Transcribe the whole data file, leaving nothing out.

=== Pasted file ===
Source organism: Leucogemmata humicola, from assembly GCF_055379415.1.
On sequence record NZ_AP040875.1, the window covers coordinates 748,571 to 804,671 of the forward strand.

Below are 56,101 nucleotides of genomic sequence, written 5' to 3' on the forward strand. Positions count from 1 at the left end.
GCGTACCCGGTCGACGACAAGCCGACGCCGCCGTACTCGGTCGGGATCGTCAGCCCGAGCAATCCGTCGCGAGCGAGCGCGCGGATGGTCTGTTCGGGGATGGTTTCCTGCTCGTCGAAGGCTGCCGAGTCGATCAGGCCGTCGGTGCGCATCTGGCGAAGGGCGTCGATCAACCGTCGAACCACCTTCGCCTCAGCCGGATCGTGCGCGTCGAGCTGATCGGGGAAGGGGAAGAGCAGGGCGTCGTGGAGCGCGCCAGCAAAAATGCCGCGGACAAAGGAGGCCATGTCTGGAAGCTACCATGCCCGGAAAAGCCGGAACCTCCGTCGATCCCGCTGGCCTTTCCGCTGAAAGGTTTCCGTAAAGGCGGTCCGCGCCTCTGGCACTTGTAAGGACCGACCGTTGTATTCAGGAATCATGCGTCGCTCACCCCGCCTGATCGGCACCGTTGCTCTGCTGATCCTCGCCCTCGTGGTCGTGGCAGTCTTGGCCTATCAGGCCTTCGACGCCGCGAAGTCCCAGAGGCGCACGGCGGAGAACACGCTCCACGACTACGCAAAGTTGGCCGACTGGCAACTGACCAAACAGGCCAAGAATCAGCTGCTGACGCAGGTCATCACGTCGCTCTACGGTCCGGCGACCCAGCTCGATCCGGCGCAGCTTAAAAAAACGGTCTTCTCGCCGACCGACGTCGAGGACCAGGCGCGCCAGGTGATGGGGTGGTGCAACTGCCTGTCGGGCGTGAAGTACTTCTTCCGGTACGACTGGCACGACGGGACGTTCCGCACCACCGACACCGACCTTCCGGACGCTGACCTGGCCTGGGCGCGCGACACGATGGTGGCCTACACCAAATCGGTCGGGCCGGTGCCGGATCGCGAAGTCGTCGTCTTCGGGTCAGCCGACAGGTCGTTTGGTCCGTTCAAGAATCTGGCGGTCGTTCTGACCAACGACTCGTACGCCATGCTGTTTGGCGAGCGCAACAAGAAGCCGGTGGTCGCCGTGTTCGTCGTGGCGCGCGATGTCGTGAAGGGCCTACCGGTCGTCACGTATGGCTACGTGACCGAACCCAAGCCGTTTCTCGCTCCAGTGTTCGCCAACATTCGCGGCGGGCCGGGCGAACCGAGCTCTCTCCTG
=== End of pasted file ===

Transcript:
Source organism: Leucogemmata humicola, from assembly GCF_055379415.1.
On sequence record NZ_AP040875.1, the window covers coordinates 748,571 to 804,671 of the forward strand.

Below are 56,101 nucleotides of genomic sequence, written 5' to 3' on the forward strand. Positions count from 1 at the left end.
GCGTACCCGGTCGACGACAAGCCGACGCCGCCGTACTCGGTCGGGATCGTCAGCCCGAGCAATCCGTCGCGAGCGAGCGCGCGGATGGTCTGTTCGGGGATGGTTTCCTGCTCGTCGAAGGCTGCCGAGTCGATCAGGCCGTCGGTGCGCATCTGGCGAAGGGCGTCGATCAACCGTCGAACCACCTTCGCCTCAGCCGGATCGTGCGCGTCGAGCTGATCGGGGAAGGGGAAGAGCAGGGCGTCGTGGAGCGCGCCAGCAAAAATGCCGCGGACAAAGGAGGCCATGTCTGGAAGCTACCATGCCCGGAAAAGCCGGAACCTCCGTCGATCCCGCTGGCCTTTCCGCTGAAAGGTTTCCGTAAAGGCGGTCCGCGCCTCTGGCACTTGTAAGGACCGACCGTTGTATTCAGGAATCATGCGTCGCTCACCCCGCCTGATCGGCACCGTTGCTCTGCTGATCCTCGCCCTCGTGGTCGTGGCAGTCTTGGCCTATCAGGCCTTCGACGCCGCGAAGTCCCAGAGGCGCACGGCGGAGAACACGCTCCACGACTACGCAAAGTTGGCCGACTGGCAACTGACCAAACAGGCCAAGAATCAGCTGCTGACGCAGGTCATCACGTCGCTCTACGGTCCGGCGACCCAGCTCGATCCGGCGCAGCTTAAAAAAACGGTCTTCTCGCCGACCGACGTCGAGGACCAGGCGCGCCAGGTGATGGGGTGGTGCAACTGCCTGTCGGGCGTGAAGTACTTCTTCCGGTACGACTGGCACGACGGGACGTTCCGCACCACCGACACCGACCTTCCGGACGCTGACCTGGCCTGGGCGCGCGACACGATGGTGGCCTACACCAAATCGGTCGGGCCGGTGCCGGATCGCGAAGTCGTCGTCTTCGGGTCAGCCGACAGGTCGTTTGGTCCGTTCAAGAATCTGGCGGTCGTTCTGACCAACGACTCGTACGCCATGCTGTTTGGCGAGCGCAACAAGAAGCCGGTGGTCGCCGTGTTCGTCGTGGCGCGCGATGTCGTGAAGGGCCTACCGGTCGTCACGTATGGCTACGTGACCGAACCCAAGCCGTTTCTCGCTCCAGTGTTCGCCAACATTCGCGGCGGGCCGGGCGAACCGAGCTCTCTCCTG